The EU is in the process of deciding whether gene drives will be permitted and if so, how they will be regulated.
There are currently no finalized regulations specifically for gene drives in the EU. Gene drives fall under the strict regulations for gene edited organisms that were promulgated in 2018 when the European Court of Justice (ECJ) ruled that gene editing shall be regulated under the 2001 GMO Directive that heavily restricts transgenic organisms created using genes from another species, even though most gene editing techniques do not result in the introduction of “foreign” genes. This ruling reaffirmed the EU’s regulation of the process used to create genetically engineered seeds rather than the characteristics of the final products, as is the case in the US and many other countries.
In 2019, the European Food Safety Authority (EFSA) held a workshop to discuss environmental risks associated with the release of gene drive modified insects into the environment. An EFSA expert working group, mandated by the EU Commission, is developing recommendations for regulations on gene drive modified organisms, expected by the end of 2020.
If allowed, gene drives will be regulated by the EFSA, the EU Commission and EU countries. One of the requirements for the approval of genetically modified animals is a comprehensive environmental risk assessment. In 2013, the European Food Safety Authority issued guidance on how to complete environmental risk assessments of all genetically modified animals. It is likely that any regulatory scheme for gene drives will require environmental risk assessment following this guidance.
- ‘Switchable’ gene drive: Researchers at the University of Bath and Cardiff University published a study demonstrating the effectiveness of a ‘switchable’ gene drive that can be “turned on or off” depending on whether an organism ingests a specific environmental friendly amino acid.
- Malaria-carrying mosquito: Researchers at Imperial College London eliminated a caged population of the malaria-carrying mosquito Anopheles gambiae using a gene drive, the first time experiments have been able to completely block reproduction of a complex organism in the laboratory.
- Female-less mosquitoes: Another mosquito gene drive strategy developed by Imperial College “propagates a gene that sterilizes all female mosquitoes (which could suppress specific mosquito populations to levels that will not support malaria transmission)”.
- Female-less mice and rats: Researchers from Scotland developed two types of gene drives in mice and rats that could be used in the future to help control invasive species.
2019: A group of European organizations sign an open letter arguing that the 2018 European Court of Justice (ECJ) ruling that all gene editing techniques would be regulated as genetic modification hinders the development of products that would benefit European consumers and increase agricultural sustainability.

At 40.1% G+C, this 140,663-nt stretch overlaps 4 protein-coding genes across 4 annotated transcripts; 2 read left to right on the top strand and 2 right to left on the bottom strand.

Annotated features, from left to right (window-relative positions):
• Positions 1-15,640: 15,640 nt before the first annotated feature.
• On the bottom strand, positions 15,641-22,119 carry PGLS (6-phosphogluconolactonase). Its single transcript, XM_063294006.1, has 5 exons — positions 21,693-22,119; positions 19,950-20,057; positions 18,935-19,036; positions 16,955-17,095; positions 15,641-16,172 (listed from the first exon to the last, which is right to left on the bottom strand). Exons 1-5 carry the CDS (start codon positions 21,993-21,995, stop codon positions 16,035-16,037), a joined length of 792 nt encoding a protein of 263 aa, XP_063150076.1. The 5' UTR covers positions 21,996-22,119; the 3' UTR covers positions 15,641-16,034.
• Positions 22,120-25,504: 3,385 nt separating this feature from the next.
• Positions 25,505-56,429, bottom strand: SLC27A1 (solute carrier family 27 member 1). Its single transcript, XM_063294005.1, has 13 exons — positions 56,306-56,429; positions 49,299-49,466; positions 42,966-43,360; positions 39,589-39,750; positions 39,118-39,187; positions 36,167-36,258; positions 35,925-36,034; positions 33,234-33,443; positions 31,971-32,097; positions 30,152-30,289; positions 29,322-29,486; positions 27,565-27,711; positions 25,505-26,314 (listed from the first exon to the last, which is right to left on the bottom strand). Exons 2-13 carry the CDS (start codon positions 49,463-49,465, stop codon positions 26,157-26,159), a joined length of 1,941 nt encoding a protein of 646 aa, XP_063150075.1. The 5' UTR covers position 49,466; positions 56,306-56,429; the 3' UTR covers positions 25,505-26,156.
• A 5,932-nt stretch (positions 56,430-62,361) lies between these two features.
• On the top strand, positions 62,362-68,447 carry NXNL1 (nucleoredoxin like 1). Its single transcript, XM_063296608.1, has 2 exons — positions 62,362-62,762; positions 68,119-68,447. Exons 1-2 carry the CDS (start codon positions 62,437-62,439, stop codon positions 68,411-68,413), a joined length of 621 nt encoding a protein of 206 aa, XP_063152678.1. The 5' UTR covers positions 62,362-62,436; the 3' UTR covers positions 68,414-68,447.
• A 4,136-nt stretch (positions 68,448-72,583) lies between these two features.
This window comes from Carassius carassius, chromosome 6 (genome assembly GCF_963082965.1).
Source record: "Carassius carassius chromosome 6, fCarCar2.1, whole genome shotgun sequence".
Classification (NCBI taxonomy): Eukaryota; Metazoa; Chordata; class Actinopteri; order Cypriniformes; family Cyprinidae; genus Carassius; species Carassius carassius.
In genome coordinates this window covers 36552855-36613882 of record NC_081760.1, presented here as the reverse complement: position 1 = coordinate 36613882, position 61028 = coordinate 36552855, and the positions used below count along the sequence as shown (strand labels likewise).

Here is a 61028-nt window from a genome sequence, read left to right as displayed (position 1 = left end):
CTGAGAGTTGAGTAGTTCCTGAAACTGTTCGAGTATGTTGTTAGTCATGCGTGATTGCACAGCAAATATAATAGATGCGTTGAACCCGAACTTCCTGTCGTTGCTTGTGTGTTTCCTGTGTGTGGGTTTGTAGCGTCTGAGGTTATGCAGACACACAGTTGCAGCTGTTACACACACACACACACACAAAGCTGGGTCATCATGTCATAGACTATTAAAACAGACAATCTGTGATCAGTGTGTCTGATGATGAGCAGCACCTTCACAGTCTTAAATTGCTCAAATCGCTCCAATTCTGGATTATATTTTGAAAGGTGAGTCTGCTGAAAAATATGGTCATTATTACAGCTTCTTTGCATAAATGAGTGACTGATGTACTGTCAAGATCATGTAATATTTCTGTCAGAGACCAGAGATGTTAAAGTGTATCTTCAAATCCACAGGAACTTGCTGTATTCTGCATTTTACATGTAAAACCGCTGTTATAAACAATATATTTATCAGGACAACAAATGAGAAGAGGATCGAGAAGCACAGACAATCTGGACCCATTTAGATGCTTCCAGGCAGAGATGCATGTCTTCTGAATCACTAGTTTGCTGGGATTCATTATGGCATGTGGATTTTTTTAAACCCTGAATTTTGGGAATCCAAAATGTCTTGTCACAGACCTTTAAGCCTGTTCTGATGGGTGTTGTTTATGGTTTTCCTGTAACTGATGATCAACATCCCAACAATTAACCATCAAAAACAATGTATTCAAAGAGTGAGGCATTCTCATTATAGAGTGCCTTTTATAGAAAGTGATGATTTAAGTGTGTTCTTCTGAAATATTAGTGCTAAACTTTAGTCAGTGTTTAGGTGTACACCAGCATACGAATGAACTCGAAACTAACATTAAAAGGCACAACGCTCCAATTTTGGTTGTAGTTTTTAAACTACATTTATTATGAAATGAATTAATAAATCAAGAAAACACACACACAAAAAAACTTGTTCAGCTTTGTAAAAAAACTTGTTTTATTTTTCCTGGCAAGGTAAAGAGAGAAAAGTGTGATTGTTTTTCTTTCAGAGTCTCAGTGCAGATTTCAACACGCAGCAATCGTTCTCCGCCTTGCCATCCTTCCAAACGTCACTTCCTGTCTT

2018: European Court of Justice (ECJ) rules that organisms developed through gene editing are genetically modified organisms (GMOs) and are subject to the same regulations as transgenic organisms, rejecting a regulatory exemption or the issuance of a revised directive.
2017: European Advocat General, who leads the European Court of Justice case assessing gene editing, releases a statement suggesting that while organisms that have undergone gene editing should be considered GMOs, they could be exempted from strict regulation if no foreign DNA was inserted.
2001: European GMO Directive replaces the 1990 GMO directive. The process of developing organisms altered through genetic modification is strictly regulated. Requirements include environmental risk assessment as well as traceability, labelling and monitoring obligations.
1990: The first Directive on GMOs establishes the definition of a GMO and a legal framework for the development of the biotechnology. The Directive introduces a focus on regulating the process used to create the seed rather than the characteristics of the final product.
Gene drives face intense opposition from environmental groups. They claim gene drive insects or other products could spread across borders and possibly result in unforeseen consequences to the environment. During the 2016 World Conservation Congress, a small group of activist NGOs, and some government representatives and scientific and academic institutions voted to adopt a moratorium on supporting or endorsing research into gene drives, calling it “genetic extinction’. In addition, a group of conservationists, including Dr. Jane Goodall, signed an open letter calling for a halt to gene drive proposals. World governments rejected the moratorium proposal at the 2016 UN Biodiversity meeting. The ETC Group, an international organization, wrote a scathing report in 2018 arguing that gene drives will “find their real use in food and farming by agribusiness” and that a moratorium should be in place until gene drives can reliably be contained. Counter NGO groups, including Target Malaria, Island Conservation and Genetic Biocontrol of Invasive Rodents Program, have adopted the opposite position, stating that gene drives are “vital to the future of restoration and critical in preventing extinctions”.
- Genetic Literacy Project’s FAQ on gene editing
- Library of Congress summary of EU gene regulations includes detailed analysis of the country’s evolving biosafety laws and liabilities
- The Royal Society: Gene drive research: Why it matters
- Harnessing Gene Drive